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DOW THEORY


Caterpillar And The Dow Theory

08/13/13 03:28:00 PM
by Alan R. Northam

There are many methods available in determining the trend of an individual security or market index. One such method is the Dow Theory.

Security:   CAT
Position:   N/A

To lay the ground work for using the Dow Theory there are a few basic elements that we must consider. First, Charles Dow did not use daily prices much in his analysis; he used weekly prices. He equated daily prices to ripples in the ocean and insignificant. He further equated weekly closing prices to the ocean waves and the monthly closing price to the ocean tide, both of which he considered to be important. Having said that, to be clear, there were times when Charles Dow did consider daily closing prices. Second, Charles Dow considered the closing prices to be the most important over the open, high, or low prices and used them in his analysis. Finally, Charles Dow considered a bull market to be a series of rallies lasting at least two years.

FIGURE 1: CAT, WEEKLY. This chart shows the weekly closing price of Caterpillar, stock symbol CAT. Chart also shows the expected path Caterpillar might take as its primary bear market unfolds over the next several years.
Graphic provided by: MetaStock.
 
The chart in Figure 1 is a line chart of the weekly closing prices of Caterpillar (CAT). This chart shows a series of rallies starting March 6, 2009 and ending February 24, 2012 lasting more than two years qualifying it as a bull market trend.

The first thing we must realize in analyzing a bull market trend is that Charles Dow identified a trend as having three rallies separated by two secondary reactions. I have identified two secondary reactions separating three rallies by the two green ovals on the chart. Charles Dow further identified a secondary reaction as a retracement of approximately 33% to 66% of the rally directly preceding it. Note that the first secondary reaction was a 55% retracement of the preceding rally and the final secondary reaction was a 49% reaction to the rally beginning July 10, 2009 (the end of the first secondary reaction).

Two other minor reactions are noted between the first and second secondary reactions. There are two reasons why these two reactions failed to be identified as secondary reactions. First is that their reactions were less than 33% of their respective immediate preceding rallies. Second, Charles Dow identified a bull market as a trend that lasted on average 25 months. These two intermediate reactions occurred approximately 12 months after the beginning of the bull market trend or half the average time frame for a bull market. For these two reasons these reactions were discounted as valid secondary reactions.

Once a second secondary reaction was completed, Charles Dow identified that price would make one more rally to a new higher high before the trend came to an end. CAT started its final rally on September 30, 2011 and ended February 24, 2012. Note that after making a final high in February of 2012 CAT traded for another 18 months without making a new higher high. Thus the bull market trend in CAT ended in February of 2012. So how do we label the following 18 months starting February 24, 2012 knowing that during this time CAT has lost 25% of its value? With CAT having lost 25% of its value since February 24, 2012 it seems that this time frame should be considered a bear market. To answer this question we must look at how Charles Dow classified a Bbar market trend.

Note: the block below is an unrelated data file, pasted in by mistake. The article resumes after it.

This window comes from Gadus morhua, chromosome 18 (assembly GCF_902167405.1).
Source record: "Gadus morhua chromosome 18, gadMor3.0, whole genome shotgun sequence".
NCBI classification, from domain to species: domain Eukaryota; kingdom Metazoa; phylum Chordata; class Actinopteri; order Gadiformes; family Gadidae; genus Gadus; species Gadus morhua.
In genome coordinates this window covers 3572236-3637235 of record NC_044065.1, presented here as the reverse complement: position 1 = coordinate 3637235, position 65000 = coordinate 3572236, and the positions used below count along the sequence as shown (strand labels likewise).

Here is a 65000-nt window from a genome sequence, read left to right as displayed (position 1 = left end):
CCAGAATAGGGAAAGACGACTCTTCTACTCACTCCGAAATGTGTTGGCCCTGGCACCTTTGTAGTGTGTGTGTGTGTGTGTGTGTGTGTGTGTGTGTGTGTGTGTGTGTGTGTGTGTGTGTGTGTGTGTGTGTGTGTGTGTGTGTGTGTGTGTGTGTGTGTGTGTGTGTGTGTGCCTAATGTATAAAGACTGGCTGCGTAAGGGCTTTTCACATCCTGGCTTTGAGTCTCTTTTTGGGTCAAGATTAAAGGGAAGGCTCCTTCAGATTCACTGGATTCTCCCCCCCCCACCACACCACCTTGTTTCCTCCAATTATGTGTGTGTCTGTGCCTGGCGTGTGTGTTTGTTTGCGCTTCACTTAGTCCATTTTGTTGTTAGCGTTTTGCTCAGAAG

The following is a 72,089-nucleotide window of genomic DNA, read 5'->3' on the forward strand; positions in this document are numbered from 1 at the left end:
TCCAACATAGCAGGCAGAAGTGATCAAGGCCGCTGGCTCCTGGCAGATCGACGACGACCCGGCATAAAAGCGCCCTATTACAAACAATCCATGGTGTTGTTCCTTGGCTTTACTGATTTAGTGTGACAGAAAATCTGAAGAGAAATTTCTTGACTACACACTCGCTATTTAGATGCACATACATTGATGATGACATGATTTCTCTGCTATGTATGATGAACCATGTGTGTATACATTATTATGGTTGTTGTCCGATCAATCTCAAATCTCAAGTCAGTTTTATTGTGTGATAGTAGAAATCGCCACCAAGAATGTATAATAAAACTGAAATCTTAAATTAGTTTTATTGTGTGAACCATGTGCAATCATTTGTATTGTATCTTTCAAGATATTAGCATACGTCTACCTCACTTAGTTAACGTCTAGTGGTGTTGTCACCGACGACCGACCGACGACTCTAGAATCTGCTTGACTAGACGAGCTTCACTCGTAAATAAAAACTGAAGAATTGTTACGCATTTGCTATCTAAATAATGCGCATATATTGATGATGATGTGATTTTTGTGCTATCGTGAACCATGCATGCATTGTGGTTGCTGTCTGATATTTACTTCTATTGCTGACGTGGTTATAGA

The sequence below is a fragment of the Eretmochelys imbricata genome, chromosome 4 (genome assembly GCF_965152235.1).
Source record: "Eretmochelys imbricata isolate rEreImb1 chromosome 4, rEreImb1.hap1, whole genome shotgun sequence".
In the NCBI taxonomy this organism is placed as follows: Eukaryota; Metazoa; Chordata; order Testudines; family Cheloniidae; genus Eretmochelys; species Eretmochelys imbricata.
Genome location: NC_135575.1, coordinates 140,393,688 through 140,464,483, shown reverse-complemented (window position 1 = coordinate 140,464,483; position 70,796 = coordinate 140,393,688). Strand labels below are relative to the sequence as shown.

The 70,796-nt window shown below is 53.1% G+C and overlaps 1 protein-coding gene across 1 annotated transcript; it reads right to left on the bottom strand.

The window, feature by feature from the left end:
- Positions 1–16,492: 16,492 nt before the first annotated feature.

Charles Dow identified a bear market trend as also having three downward movements interrupted by two important rallies or secondary reactions. Therefore, if we consider that the primary bull market in CAT as having ended on February 24, 2012 then we can also consider that a new primary bear market as having begun. Therefore the downward movement from February 24, 2012 ending on July 20, 2012 is identified as the first of three downward movements in a new primary bear market. Further, the rally from July 20,2012 ending February 1, 2013 is considered the first of two secondary reactions as it has retraced 58% of the first downward movement of the new bear market (see red oval on chart in Figure 1). If this analysis is correct, then the period of time that has elapsed since February 1, 2013 represents the beginning of the second of three downward movements in a primary bear market trend of CAT. I have added a blue zigzag line at the end of the chart to show how CAT might proceed during the balance of its expected primary bear market.



Alan R. Northam

Alan Northam lives in the Dallas, Texas area and as an electronic engineer gave him an analytical mind from which he has developed a thorough knowledge of stock market technical analysis. His abilities to analyze the future direction of the stock market has allowed him to successfully trade of his own portfolio over the last 30 years. Mr. Northam is now retired and trading the stock market full time. You can reach him at inquiry@tradersclassroom.com or by visiting his website at http://www.tradersclassroom.com. You can also follow him on Twitter @TradersClassrm.

Garland, Tx
Website: www.tradersclassroom.com
E-mail address: inquiry@tradersclassroom.com

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Date: 08/15/13Rank: 5Comment: Useful application of Dow theory to individual stocks.
Date: 02/18/19Rank: 5Comment: Worked at Cat for years and 20 20 hindsight vindicates your analysis
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